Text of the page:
Younger Now – Miley Cyrus – Review

Image result for younger now miley

By Alex

I have long prided myself on my pop predictions. I like to think I can sniff out a hit and detect a flop with relative ease, though admittedly I was somewhat stumped by the success of Miley Cyrus’s ‘Malibu’. Though it’s a good enough song, I thought its wordy brand of soft rock would be left lingering near the bottom rungs of the top forty and fail to reach much of an audience. But while it hasn’t exactly been a runaway hit in the same way as, say ‘Despacito’, its positioning within the top 10 in many major markets nonetheless made it a certifiable success that was as promising as it was surprising.

Still sticking to her rock pop guns, Cyrus has debuted new track ‘Younger Now’, a mid-tempo bit of indie pop taken from her upcoming album of the same name.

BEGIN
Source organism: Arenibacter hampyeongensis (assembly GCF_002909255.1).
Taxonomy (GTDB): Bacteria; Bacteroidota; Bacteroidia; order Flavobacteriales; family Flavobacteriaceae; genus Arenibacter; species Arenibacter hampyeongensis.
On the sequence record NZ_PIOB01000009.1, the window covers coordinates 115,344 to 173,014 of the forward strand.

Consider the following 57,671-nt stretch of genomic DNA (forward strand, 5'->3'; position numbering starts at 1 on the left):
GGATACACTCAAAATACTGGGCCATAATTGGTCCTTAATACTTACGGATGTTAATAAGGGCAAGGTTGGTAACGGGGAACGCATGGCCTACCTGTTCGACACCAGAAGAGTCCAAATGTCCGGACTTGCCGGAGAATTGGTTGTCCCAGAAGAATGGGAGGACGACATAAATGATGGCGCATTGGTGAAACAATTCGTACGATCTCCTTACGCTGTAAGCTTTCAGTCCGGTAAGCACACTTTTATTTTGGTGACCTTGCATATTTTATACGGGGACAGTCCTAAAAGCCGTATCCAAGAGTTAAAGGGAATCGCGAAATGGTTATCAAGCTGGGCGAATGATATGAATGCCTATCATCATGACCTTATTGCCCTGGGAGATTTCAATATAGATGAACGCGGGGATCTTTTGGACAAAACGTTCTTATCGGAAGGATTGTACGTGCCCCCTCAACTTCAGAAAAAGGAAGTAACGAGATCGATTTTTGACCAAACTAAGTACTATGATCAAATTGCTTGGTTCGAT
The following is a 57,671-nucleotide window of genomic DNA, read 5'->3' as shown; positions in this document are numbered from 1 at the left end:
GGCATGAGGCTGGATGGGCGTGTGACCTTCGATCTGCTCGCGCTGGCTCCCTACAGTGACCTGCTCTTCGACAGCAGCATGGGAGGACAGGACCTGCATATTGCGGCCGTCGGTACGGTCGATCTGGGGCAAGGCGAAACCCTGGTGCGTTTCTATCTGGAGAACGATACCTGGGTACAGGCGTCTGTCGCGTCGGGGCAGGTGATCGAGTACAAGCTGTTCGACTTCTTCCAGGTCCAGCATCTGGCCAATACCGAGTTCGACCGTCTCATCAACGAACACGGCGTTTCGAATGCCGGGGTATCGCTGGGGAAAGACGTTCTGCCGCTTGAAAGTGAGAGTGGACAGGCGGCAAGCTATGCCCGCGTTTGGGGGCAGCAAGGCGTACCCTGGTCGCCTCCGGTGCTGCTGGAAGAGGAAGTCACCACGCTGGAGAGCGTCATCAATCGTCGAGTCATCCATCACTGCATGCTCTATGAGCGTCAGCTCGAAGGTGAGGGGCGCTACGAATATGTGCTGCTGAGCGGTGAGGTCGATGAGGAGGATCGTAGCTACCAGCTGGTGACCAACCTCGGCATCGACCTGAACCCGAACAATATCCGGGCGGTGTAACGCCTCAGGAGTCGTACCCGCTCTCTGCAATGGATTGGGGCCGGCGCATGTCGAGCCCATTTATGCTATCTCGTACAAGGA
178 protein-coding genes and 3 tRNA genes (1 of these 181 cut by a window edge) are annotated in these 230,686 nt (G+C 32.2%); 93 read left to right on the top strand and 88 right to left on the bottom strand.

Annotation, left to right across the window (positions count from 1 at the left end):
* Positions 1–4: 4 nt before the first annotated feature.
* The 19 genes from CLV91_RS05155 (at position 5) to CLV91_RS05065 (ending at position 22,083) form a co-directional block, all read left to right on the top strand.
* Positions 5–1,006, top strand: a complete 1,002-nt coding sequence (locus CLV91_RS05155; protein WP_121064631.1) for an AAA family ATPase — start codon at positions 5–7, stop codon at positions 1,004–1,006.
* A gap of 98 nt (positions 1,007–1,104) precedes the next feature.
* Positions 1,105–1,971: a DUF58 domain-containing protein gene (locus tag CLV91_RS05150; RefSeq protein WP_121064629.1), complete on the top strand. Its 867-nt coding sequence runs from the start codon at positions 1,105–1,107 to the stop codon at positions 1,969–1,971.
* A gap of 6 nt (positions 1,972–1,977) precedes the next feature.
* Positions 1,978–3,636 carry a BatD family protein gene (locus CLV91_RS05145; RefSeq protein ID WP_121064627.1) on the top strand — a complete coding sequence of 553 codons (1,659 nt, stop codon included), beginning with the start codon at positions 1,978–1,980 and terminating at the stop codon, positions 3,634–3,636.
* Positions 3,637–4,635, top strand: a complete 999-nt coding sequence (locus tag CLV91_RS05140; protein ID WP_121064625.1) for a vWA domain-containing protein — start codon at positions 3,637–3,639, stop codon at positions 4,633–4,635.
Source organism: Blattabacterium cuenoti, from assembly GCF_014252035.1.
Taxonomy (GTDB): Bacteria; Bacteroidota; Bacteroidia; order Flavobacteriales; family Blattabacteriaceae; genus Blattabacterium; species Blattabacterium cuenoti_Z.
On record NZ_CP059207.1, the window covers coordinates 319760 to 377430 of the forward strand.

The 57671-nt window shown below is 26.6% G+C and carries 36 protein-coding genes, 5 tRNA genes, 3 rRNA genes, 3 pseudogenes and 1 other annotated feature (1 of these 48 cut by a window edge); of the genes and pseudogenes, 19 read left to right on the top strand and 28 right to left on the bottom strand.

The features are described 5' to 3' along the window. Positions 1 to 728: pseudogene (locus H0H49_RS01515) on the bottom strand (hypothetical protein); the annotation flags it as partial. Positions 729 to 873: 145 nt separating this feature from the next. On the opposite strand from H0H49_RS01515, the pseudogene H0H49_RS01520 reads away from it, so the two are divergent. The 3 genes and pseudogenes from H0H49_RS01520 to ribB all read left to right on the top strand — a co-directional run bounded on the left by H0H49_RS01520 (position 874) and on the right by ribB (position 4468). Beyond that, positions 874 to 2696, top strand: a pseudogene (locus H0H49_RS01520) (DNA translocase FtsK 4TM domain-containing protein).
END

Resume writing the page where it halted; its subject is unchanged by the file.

‘Younger Now’ feels more succinct than ‘Malibu’ but relies on the same country-tinged lilt that looks set to characterise Cyrus’s new album. Having given hard-edged EDM the elbow, Cyrus is still revelling in dreamy guitars and punchy rock-inflected choruses. Her vocals, especially at the track’s beginning, are reminiscent of the grainy haze of her excellent Dead Petz project, Cyrus sounding dazed and sensual as she utters opening line “Feels like I just woke up.”

‘Younger Now’ is more of mellow Miley, another perky track that says everything is A-OK in Cyrus-ville. It’s a quietly uplifting song, but one that lacks the gaudy flair of some of her previous hits. There’s something more mature in Cyrus’s newer work, but it’s difficult not to miss the sheer audacity of some her earlier singles. But then again, a change of sound is a healthy sign, especially when it feels as organic as this. With her dreamy guitar pop, Cyrus has never sounded so at home. ‘Younger Now’ may not sizzle in the same way as some of Cyrus’s most famous hits, but it positions the singer as an artist truly in control of her work, free from gimmicks and shock tactics and making music that reflects a side to her that feels undoubtedly more authentic. And that alone is something worth celebrating.

@alexsnorris

 

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